Tom Rudolph P. I. by John Maclay
Four out of five stars
This collection of short stories about private investigator Tom Rudolph is filled with clichés taken from the 1940’s and updated for the modern era. Rudolph is an admitted throwback to the 1940s in that he wears cheap and rumpled suits, lives simply in an office/apartment, drives a battered old car and apparently struggles to pay his bills. He lives in a seedy section of town where the cheap hotels and female dancing bars are located. In an adjustment to the modern era, Rudolph manages to encounter and bed an extremely attractive woman in each story.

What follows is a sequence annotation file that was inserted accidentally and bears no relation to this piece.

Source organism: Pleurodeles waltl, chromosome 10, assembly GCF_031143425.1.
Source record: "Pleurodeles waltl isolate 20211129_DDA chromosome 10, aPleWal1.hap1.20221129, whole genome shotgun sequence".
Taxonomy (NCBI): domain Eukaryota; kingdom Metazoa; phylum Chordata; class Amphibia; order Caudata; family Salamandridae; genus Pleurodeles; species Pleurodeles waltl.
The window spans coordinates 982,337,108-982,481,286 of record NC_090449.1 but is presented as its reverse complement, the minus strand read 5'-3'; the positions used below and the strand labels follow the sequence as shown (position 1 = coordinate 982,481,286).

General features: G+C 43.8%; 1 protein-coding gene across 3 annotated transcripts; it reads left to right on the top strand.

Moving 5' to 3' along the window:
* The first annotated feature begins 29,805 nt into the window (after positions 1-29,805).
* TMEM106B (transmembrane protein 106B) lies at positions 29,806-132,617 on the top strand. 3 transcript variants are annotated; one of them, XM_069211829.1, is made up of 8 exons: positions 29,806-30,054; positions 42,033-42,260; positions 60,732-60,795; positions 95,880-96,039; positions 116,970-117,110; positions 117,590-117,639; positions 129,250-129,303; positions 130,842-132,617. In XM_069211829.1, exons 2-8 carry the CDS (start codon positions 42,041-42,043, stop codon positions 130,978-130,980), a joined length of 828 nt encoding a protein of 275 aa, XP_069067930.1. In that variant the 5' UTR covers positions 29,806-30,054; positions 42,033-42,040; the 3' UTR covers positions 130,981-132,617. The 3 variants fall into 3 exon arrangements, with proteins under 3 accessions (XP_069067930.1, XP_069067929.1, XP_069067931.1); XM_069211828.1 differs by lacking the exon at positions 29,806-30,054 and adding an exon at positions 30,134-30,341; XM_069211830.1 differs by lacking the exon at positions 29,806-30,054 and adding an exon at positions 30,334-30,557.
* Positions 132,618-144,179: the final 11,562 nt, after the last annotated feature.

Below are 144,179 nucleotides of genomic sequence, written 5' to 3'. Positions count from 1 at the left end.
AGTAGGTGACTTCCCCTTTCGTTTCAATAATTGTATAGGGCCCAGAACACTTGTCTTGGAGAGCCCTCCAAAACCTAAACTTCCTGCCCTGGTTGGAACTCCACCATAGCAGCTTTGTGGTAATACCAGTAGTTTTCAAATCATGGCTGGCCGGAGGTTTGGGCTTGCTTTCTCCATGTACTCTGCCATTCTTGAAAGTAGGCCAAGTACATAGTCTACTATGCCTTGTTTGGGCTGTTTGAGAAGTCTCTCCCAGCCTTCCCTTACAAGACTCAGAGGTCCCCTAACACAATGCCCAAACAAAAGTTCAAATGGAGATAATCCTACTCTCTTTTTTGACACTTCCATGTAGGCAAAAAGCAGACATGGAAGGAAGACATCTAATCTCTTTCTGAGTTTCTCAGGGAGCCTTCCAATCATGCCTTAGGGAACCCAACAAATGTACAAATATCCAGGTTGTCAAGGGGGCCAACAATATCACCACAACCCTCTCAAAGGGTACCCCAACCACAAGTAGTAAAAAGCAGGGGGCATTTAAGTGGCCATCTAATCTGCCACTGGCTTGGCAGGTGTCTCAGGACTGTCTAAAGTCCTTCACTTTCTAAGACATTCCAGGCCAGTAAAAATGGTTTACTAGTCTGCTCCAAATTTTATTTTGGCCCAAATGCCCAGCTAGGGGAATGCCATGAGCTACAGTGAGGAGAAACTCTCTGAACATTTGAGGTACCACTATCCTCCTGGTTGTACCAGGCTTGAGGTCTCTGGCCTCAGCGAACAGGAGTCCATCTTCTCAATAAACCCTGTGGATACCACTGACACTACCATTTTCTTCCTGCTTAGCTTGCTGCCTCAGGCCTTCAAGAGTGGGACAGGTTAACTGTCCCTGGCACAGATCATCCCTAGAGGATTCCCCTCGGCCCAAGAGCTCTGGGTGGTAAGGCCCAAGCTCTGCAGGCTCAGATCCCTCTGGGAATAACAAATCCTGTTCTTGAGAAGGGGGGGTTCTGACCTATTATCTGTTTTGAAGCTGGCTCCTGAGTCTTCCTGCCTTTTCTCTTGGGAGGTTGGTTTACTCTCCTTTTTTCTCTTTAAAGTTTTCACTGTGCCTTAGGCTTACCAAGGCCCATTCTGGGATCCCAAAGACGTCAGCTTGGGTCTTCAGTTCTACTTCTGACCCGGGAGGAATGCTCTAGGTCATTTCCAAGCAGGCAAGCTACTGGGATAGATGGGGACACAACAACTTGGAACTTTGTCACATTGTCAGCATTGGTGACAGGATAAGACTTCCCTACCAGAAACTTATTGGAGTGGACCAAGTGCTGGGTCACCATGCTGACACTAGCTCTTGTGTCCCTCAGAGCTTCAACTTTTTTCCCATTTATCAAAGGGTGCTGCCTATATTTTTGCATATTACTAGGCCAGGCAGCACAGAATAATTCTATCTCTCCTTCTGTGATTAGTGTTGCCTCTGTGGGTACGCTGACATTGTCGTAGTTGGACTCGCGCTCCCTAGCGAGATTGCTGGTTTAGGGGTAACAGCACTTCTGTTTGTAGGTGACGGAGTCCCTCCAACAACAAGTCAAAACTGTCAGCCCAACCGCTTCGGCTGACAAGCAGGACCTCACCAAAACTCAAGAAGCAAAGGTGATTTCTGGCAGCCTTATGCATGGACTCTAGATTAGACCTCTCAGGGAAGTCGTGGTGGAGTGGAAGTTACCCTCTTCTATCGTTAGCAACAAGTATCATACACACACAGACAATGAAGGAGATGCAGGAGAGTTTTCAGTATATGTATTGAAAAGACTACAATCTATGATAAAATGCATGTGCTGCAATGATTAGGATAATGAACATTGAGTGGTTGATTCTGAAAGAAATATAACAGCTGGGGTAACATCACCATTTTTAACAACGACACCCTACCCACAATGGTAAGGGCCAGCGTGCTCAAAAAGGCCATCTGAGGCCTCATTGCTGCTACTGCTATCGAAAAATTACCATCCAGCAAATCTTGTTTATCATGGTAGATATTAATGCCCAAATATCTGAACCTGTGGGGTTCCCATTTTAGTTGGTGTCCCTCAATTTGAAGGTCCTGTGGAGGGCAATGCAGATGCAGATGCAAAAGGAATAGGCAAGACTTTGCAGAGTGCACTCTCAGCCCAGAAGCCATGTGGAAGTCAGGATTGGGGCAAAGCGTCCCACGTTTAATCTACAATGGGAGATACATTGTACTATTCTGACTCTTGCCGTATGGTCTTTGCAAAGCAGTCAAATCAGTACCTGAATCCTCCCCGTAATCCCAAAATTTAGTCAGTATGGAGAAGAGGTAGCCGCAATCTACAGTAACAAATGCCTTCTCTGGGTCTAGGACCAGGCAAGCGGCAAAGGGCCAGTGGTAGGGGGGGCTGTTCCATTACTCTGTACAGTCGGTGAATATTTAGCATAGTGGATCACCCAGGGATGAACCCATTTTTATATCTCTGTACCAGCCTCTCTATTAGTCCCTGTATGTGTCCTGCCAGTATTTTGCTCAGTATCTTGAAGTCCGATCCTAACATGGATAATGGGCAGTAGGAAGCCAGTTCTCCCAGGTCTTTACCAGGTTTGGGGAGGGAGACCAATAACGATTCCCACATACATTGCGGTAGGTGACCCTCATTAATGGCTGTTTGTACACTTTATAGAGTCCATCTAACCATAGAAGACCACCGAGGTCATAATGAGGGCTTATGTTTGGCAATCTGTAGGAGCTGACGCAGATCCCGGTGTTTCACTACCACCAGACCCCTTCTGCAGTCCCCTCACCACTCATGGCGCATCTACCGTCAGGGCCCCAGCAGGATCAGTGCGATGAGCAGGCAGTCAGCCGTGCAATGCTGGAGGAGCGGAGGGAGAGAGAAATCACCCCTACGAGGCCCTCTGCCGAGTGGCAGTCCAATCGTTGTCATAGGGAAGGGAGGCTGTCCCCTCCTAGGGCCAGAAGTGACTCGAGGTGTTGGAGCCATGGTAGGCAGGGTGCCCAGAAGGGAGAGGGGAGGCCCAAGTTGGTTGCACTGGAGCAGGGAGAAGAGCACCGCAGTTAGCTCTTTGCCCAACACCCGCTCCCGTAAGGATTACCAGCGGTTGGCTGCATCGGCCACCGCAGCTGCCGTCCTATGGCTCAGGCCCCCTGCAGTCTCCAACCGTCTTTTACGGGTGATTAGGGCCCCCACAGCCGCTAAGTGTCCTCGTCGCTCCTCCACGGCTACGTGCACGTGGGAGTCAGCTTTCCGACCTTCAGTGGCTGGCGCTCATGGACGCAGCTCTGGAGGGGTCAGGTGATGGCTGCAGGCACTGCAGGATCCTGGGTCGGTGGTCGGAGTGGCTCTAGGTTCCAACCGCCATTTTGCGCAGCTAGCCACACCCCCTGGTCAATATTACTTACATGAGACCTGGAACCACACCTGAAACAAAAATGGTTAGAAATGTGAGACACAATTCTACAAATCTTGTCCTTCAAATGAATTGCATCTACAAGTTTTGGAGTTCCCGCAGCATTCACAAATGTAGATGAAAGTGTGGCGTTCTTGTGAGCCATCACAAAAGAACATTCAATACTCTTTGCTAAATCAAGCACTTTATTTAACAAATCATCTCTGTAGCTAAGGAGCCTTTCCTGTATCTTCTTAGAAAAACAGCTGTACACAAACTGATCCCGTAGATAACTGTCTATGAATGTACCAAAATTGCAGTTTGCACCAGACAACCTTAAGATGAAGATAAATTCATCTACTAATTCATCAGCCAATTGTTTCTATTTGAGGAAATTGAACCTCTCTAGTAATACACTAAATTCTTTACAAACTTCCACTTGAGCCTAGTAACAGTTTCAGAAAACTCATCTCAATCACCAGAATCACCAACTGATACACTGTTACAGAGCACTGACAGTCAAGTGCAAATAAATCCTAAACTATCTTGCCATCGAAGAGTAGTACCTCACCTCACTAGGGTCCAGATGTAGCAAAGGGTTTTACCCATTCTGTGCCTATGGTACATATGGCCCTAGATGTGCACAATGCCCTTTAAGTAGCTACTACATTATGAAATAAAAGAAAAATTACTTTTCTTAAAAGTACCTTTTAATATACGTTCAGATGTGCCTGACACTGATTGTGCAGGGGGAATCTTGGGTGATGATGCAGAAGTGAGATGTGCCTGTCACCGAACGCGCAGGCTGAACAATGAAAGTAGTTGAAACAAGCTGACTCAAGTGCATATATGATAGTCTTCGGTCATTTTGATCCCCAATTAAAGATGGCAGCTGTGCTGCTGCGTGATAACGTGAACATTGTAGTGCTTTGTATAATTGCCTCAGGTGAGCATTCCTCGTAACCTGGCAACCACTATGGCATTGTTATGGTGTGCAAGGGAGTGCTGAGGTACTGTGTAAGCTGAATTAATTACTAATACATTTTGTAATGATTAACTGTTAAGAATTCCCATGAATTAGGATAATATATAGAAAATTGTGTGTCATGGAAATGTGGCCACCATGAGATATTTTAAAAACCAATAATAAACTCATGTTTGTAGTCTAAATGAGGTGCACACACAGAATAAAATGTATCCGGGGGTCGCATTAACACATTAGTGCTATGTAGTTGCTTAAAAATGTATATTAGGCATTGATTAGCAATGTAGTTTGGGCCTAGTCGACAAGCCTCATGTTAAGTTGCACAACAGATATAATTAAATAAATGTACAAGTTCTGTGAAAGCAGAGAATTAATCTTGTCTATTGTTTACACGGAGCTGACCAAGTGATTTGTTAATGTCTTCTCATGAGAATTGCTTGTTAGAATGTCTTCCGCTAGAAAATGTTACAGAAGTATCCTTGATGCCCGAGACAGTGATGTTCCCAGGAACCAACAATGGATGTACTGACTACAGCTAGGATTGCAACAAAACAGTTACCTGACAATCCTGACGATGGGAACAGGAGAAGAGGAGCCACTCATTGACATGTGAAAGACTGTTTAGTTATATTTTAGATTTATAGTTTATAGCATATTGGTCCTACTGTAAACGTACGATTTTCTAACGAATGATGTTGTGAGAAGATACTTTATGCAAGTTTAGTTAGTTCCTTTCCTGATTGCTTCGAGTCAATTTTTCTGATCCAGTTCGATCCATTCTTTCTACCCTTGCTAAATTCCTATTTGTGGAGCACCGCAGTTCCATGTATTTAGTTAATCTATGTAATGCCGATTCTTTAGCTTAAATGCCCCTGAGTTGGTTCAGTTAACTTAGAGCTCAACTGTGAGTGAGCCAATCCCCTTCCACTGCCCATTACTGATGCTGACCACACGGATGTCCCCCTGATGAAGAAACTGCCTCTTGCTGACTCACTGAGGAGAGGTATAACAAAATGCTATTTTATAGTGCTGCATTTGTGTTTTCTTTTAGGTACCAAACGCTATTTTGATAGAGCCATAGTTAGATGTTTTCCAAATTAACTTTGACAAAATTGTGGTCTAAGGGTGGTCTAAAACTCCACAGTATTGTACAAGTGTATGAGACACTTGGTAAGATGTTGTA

True to the genre, Rudolph has a friend on the force that is a pal and helps him out when needed. He is an ex-marine that gets beat up on a regular basis, throws his weight around on occasion and always manages to solve the case. Since they are short, the stories are light reading, quickly building the context with a resolution that appears quickly, although not always predictably.
If you like the 1940s depictions of the private investigator, then you will enjoy this book.